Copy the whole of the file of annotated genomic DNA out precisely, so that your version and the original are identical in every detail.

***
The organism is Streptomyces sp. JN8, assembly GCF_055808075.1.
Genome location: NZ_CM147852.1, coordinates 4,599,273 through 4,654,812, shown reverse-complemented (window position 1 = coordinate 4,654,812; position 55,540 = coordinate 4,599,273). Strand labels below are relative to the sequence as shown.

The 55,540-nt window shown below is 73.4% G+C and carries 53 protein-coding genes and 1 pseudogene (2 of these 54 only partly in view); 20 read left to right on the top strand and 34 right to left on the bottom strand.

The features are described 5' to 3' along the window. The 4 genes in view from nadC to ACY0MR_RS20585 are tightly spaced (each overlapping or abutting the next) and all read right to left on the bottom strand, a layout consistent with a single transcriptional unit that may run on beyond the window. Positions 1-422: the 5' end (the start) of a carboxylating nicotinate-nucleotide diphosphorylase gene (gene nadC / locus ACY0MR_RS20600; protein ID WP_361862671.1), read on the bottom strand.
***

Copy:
The organism is Streptomyces sp. JN8, assembly GCF_055808075.1.
Genome location: NZ_CM147852.1, coordinates 4,599,273 through 4,654,812, shown reverse-complemented (window position 1 = coordinate 4,654,812; position 55,540 = coordinate 4,599,273). Strand labels below are relative to the sequence as shown.

The 55,540-nt window shown below is 73.4% G+C and carries 53 protein-coding genes and 1 pseudogene (2 of these 54 only partly in view); 20 read left to right on the top strand and 34 right to left on the bottom strand.

The features are described 5' to 3' along the window. The 4 genes in view from nadC to ACY0MR_RS20585 are tightly spaced (each overlapping or abutting the next) and all read right to left on the bottom strand, a layout consistent with a single transcriptional unit that may run on beyond the window. Positions 1-422: the 5' end (the start) of a carboxylating nicotinate-nucleotide diphosphorylase gene (gene nadC / locus ACY0MR_RS20600; protein ID WP_361862671.1), read on the bottom strand.